The second national lockdown which comes into effect on Thursday will once again separate the stock market’s coronavirus winners from the losers.
When the first lockdown was imposed, stocks fell in unison, before winners began to appear. Online businesses stood out, from retail to gambling to takeaways. Will the same companies thrive this time or will there be a new wave of winners?
As Christmas approaches, the shift to online shopping is sure to accelerate, and the sector’s existing leaders will benefit. One is Asos, the online clothing company, whose shares have risen fourfold since March lows.
In recent financial results, it announced 19pc sales growth for the year to Aug 31 and profits before tax of £140m, four times higher than last year. Joe Healey of The Share Centre, a stockbroker, said Asos continued to defy the gloomy retail environment, highlighting the strength of its online-only business model through the pandemic.
“It has been sheltered from the retail tornado that Covid created, involving store closures and reduced footfall,” he said.
“During the pandemic, Asos has focused on the areas of the business it can make more efficient. This has grown profitability and built a foundation on which it can build and improve margins, which will be key for the future.”
Analysts at Bank of America were less optimistic. They said the firm had failed to meet expectations and rivals were growing more quickly. Its reliance on the “20-somethings”, who will bear the brunt of lockdown-related job cuts is also a challenge.
It does not take a stock market genius to realise that more lockdowns would be good for Ocado, the online grocer. Matt Hancock, the Health Secretary, has said things will get worse before they get better, so shoppers will become more reluctant to go into shops and risk catching the virus. The appeal of home delivery will grow.
Investors know this, of course, and Ocado is richly valued. Oliver Brown of RC Brown Investment Management said its strength lay in its potential to sell its “virtual supermarket” software to other companies.
“Ocado is expensive, but it has been winning big contracts with other supermarkets that are well behind in their own delivery ambitions, such as Kroger, the American chain. If you want an American-style tech giant with lots of potential, Ocado is the British company to buy. But if it disappoints, the shares could fall, as expectations are high,” he said.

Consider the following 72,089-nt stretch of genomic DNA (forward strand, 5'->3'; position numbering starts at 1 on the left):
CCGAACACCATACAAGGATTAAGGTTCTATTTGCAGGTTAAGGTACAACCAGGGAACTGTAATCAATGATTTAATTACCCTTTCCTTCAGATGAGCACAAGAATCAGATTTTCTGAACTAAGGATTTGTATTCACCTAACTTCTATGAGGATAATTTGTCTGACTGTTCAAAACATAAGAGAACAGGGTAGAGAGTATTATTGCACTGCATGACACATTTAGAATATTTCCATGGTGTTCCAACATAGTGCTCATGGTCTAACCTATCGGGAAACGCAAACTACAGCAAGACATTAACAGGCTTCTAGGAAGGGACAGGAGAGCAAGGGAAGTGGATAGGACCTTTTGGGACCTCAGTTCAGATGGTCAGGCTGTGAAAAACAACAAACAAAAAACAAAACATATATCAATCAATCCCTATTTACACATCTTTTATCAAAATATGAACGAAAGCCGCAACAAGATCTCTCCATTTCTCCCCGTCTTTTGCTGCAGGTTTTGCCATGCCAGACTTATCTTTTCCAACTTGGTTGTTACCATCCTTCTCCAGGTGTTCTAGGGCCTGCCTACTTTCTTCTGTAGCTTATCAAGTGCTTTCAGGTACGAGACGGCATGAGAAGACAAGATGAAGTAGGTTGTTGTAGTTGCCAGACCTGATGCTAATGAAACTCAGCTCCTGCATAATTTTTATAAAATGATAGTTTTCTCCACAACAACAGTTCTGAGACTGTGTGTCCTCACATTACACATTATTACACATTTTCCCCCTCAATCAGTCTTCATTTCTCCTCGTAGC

Ocado’s shares have been rising steadily all year and have now doubled. Its sales grew by 27pc in the first half of 2020 and the arm of the business that sells software to other companies grew by 58pc.
Delivery giant Just Eat has grown into a £15bn company by linking restaurants to their customers. Unsurprisingly, it is having a good year. Its financial results last week showed that orders rose by 46pc in the three months to Sept 30 compared with the same period last year.
It has signed up McDonald’s and Greggs, and its acquisition of American rival Grubhub was approved by shareholders earlier this month. Investors have been cheering the news: the shares have gained 60pc since March 12, when the first lockdown was announced.
As with Ocado, investors have to pay a high price for so much growth, and if the firm fails to meet expectations, the shares could fall sharply.
Investors now have a chance to own shares in the NHS’s provider of digital mental health support to children and young people: Kooth joined Aim, the junior market, last month. It is not a household name like Ocado, Asos or Just Eat, but should be a lockdown winner as health services move online.
Ken Wotton, a fund manager at Gresham House, said it had grown its sales by 38pc annually over the past three years and had seen more demand as a result of Covid-19 and lockdowns.
“The company addresses an increasingly recognised clinical need and a priority area for NHS spending,” he said. “With scope to expand its offering into adult support, corporate well-being and overseas markets, Kooth has the potential to deliver long-term growth and leadership in the critical area of mental health.”